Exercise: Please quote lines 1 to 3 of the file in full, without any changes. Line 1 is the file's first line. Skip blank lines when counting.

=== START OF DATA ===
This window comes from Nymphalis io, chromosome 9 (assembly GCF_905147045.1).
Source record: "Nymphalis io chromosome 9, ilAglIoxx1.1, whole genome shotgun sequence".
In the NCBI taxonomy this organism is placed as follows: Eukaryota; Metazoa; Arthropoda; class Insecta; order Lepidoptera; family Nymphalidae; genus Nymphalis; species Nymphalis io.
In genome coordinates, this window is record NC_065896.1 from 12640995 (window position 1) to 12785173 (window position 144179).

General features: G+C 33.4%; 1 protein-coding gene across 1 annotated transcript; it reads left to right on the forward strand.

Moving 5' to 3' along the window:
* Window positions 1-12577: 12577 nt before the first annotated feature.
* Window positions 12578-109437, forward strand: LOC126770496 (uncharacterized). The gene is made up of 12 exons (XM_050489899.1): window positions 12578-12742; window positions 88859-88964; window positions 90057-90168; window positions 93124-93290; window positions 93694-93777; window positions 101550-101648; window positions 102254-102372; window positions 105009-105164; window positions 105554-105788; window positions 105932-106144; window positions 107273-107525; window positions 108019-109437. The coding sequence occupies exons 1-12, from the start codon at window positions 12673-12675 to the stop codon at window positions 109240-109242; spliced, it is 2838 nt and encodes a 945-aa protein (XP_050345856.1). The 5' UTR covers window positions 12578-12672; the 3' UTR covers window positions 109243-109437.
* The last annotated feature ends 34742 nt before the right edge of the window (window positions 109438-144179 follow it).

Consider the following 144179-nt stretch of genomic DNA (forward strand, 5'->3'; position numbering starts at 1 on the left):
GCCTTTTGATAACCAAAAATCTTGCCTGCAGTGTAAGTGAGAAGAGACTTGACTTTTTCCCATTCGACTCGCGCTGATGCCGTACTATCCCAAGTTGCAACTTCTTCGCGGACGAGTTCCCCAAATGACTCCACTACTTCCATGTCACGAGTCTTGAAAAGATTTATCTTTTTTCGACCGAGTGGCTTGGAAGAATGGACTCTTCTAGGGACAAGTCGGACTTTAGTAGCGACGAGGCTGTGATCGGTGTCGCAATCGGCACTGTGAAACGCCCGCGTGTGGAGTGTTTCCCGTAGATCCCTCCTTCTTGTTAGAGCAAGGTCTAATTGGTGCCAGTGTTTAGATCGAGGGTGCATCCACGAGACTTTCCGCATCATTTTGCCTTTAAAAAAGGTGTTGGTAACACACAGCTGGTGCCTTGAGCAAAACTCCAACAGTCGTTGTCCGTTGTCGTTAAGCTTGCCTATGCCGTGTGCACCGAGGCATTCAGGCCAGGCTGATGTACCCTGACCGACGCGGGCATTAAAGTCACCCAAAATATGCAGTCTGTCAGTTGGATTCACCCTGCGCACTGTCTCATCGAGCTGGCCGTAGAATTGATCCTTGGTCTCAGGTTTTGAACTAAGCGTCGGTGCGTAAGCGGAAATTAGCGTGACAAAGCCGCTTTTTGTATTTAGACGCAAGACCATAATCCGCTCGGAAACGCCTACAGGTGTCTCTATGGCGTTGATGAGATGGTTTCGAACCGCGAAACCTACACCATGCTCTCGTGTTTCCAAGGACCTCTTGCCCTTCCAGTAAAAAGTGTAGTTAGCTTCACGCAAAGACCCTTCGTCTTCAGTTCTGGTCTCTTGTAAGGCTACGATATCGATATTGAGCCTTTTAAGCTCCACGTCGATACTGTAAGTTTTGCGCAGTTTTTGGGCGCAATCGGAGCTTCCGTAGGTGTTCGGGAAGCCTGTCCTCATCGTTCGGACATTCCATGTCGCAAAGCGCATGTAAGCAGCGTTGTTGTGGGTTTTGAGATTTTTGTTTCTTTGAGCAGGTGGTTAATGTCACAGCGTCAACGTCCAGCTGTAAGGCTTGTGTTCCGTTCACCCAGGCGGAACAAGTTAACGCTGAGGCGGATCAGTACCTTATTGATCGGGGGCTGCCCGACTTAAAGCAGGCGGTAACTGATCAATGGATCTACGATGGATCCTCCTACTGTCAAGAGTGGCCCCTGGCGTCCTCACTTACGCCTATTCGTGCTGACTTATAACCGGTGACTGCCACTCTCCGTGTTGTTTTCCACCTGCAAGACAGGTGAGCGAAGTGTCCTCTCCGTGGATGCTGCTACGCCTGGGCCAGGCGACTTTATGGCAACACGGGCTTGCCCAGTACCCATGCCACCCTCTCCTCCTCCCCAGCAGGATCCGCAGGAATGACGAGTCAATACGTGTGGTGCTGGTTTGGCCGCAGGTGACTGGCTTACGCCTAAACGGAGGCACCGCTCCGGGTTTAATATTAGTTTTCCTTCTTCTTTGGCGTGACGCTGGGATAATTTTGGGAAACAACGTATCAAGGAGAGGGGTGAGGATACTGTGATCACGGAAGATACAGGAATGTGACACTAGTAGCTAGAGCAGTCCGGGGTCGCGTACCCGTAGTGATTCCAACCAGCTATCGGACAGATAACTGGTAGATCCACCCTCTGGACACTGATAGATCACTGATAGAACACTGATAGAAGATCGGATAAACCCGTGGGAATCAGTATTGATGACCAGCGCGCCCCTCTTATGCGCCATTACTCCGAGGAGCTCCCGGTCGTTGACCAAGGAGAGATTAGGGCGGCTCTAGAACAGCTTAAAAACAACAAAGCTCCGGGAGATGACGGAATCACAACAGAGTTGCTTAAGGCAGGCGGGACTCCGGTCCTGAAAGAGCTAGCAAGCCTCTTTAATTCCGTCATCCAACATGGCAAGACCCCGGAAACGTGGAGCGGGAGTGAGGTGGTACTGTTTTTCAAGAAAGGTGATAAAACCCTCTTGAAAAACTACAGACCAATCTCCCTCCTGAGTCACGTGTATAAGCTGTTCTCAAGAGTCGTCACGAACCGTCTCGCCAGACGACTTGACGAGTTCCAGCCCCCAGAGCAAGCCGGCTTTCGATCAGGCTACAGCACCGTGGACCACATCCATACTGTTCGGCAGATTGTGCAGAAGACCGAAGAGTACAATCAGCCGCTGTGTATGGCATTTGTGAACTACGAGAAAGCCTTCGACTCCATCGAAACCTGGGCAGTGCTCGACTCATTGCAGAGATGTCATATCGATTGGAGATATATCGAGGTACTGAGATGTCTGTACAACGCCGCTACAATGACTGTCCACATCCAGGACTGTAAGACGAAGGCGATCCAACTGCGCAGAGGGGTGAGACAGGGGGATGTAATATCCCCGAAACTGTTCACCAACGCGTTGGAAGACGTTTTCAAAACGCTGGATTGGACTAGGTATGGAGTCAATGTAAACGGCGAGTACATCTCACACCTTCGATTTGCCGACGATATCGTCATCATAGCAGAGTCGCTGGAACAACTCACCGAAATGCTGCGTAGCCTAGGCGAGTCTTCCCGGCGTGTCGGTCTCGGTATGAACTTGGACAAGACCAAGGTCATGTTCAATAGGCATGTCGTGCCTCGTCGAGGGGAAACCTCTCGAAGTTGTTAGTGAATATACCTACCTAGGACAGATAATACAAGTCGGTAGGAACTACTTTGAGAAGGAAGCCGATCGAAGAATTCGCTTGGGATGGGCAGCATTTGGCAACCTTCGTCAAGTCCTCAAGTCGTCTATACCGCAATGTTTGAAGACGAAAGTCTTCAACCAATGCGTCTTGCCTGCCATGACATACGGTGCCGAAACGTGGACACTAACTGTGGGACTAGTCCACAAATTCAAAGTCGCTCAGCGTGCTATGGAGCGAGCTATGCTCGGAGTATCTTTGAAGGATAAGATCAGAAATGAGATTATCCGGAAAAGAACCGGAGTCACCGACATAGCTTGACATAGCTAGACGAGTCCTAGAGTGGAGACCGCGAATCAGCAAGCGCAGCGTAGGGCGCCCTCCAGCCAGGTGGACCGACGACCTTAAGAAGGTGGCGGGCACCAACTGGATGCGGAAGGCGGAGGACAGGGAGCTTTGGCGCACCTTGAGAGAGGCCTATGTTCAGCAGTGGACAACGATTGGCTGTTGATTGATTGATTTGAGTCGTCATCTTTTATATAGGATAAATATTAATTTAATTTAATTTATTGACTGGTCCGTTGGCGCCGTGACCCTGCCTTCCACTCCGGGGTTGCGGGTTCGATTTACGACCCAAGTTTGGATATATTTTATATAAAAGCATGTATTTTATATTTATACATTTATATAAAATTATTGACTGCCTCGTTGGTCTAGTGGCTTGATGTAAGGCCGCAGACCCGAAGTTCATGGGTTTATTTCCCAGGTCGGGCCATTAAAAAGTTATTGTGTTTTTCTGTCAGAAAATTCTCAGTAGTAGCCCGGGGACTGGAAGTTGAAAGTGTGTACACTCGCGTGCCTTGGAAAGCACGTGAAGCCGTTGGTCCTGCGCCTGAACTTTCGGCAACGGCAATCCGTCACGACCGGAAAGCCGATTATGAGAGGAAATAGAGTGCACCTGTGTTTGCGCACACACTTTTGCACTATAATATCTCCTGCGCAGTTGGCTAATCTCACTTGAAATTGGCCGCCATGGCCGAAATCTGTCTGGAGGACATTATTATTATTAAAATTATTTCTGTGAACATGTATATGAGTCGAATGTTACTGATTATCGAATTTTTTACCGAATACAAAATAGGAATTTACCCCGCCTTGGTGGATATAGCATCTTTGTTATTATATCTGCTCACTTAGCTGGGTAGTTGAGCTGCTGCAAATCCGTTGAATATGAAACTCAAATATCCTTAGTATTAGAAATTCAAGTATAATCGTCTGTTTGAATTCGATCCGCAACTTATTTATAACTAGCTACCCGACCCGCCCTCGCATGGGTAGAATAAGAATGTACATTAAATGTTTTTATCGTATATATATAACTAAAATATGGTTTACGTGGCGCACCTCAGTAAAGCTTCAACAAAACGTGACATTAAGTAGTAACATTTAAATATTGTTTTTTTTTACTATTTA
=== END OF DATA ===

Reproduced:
This window comes from Nymphalis io, chromosome 9 (assembly GCF_905147045.1).
Source record: "Nymphalis io chromosome 9, ilAglIoxx1.1, whole genome shotgun sequence".
In the NCBI taxonomy this organism is placed as follows: Eukaryota; Metazoa; Arthropoda; class Insecta; order Lepidoptera; family Nymphalidae; genus Nymphalis; species Nymphalis io.